Show simple item record

dc.creatorMalasha, I.
dc.date.accessioned2018-11-06T10:24:11Z
dc.date.available2018-11-06T10:24:11Z
dc.date.issued2007
dc.identifierWF_37456.pdf
dc.identifier.citationIn Dickson, M. and A. Brooks (eds.) Proceedings of the CBFM-2 International Conference on Community Based Approaches to Fisheries Management, Dhaka, Bangladesh, 6-7 March. The WorldFish Center - Bangladesh Office
dc.identifier.urihttps://hdl.handle.net/20.500.12348/1635
dc.description.abstractSince the late 1980’s various forms of fisheries co-management initiatives have been implemented in some of the major fisheries in Zambia. The reasons for instituting co-management arrangements have been varied and have ranged from the need to control the influx of immigrant fishermen to the desire to encourage the use of legal fishing gear. This paper looks at the manner that co-management has evolved in three fisheries namely Lake Kariba, Lake Bangweulu and the Mweru-Luapula fisheries. It shows that after more than 10 years of co-management the results are still mixed. On one lake there is some form of co-management while on the other two these initiatives have not been very successful.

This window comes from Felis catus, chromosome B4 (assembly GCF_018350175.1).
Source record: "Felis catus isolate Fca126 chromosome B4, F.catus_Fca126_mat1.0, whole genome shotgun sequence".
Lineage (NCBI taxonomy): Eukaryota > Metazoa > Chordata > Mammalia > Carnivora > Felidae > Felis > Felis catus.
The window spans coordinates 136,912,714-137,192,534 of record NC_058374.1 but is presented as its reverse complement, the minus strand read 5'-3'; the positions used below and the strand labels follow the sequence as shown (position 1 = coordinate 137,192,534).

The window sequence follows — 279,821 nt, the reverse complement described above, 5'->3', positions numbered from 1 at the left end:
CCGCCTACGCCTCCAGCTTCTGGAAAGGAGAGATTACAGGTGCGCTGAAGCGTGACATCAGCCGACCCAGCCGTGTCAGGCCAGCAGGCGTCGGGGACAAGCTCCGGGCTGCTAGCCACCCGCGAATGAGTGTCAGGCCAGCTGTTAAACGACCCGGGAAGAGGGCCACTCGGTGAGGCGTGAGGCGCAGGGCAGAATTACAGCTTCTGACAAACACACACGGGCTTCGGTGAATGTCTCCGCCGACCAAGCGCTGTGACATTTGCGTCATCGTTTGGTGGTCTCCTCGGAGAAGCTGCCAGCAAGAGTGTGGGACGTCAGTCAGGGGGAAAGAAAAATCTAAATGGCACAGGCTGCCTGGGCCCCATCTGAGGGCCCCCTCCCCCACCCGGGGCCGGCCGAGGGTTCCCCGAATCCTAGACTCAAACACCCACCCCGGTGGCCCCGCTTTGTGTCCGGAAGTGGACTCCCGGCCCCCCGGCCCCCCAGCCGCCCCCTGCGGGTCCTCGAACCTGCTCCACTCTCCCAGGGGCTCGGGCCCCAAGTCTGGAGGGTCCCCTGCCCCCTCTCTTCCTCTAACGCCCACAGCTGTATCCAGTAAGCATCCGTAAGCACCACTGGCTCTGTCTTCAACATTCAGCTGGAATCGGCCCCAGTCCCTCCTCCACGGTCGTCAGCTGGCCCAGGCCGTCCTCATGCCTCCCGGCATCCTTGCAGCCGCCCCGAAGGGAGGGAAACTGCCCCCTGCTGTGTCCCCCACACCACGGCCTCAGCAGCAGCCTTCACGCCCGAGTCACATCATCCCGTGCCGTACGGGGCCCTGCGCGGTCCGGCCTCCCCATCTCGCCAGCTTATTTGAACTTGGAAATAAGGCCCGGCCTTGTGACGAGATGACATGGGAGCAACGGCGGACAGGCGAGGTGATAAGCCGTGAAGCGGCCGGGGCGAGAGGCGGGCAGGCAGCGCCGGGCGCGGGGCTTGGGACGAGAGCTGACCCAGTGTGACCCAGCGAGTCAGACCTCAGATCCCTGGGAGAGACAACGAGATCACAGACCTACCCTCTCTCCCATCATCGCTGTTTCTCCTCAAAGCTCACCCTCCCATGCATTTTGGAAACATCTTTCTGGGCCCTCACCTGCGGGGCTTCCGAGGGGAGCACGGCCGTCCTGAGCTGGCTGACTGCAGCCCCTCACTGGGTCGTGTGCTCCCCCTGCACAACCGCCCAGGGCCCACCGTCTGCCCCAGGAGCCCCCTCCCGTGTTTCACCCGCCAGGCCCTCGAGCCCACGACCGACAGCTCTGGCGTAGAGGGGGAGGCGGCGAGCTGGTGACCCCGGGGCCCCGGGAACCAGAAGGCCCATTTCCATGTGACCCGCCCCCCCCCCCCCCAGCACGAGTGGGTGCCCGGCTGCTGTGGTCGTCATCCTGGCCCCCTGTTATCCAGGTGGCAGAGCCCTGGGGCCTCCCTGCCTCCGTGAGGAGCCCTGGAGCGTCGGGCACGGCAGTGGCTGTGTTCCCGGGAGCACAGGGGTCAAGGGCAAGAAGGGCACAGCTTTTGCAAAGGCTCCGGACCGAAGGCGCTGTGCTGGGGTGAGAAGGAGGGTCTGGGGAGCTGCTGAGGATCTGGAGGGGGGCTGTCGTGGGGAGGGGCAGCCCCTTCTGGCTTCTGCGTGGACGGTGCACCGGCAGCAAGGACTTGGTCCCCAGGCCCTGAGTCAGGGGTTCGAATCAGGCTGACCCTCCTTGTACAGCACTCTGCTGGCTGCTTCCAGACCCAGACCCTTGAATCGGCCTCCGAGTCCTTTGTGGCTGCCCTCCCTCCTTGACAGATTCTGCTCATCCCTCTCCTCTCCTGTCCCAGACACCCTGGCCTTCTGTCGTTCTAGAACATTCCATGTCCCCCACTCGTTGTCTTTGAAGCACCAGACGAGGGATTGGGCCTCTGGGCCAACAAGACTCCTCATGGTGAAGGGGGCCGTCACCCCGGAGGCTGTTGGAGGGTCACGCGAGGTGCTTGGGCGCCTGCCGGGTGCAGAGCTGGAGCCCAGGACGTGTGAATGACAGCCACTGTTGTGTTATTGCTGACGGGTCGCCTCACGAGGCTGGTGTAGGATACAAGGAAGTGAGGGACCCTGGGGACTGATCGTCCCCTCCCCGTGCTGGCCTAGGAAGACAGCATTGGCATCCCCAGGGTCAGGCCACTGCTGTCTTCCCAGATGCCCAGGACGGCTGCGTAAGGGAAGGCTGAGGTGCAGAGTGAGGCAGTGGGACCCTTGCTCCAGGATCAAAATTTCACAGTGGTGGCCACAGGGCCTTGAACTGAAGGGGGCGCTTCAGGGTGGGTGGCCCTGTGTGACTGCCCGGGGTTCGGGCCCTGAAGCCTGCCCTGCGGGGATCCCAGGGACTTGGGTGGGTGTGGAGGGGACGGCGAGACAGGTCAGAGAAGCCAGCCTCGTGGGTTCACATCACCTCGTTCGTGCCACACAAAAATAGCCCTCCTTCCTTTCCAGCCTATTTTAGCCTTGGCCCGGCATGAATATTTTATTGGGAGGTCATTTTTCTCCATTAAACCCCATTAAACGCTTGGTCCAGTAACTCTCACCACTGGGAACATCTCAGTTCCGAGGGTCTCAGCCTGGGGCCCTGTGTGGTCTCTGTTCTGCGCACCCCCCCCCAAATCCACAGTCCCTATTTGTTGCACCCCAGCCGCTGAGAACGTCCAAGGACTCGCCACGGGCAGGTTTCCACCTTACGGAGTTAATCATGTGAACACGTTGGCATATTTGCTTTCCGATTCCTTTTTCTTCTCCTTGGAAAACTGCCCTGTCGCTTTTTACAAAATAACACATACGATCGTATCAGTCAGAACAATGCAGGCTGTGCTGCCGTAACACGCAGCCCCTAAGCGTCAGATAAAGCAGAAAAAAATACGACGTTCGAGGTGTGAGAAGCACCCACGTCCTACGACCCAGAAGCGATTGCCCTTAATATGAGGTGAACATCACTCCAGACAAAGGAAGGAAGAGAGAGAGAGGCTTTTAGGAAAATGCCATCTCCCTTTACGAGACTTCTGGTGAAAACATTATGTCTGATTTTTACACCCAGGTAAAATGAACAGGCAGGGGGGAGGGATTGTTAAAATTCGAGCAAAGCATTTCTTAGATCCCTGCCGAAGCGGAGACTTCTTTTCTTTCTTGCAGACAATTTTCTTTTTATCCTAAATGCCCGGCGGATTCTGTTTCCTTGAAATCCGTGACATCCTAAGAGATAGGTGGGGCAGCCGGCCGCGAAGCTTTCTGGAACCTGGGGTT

dc.formatapplication/pdf
dc.languageEn
dc.publisherWorldFish
dc.titleFisheries co-management: the Zambian experience
dc.typeConference Paper
dcterms.bibliographicCitationMalasha, I. (2007). Fisheries co-management: the Zambian experience. In Dickson, M. and A. Brooks (eds.) Proceedings of the CBFM-2 International Conference on Community Based Approaches to Fisheries Management, Dhaka, Bangladesh, 6-7 March. The WorldFish Center - Bangladesh Office
cg.coverage.countryZambia
cg.coverage.regionAfrica
cg.identifier.worldfish3506
cg.subject.agrovocco-management
cg.subject.agrovocfisheries
cg.subject.worldfishfisheries management
cg.subject.worldfishfishing gears
cg.identifier.statusOpen access
cg.description.themeResilient small-scale fisheries


Files in this item

Thumbnail

This item appears in the following Collection(s)

Show simple item record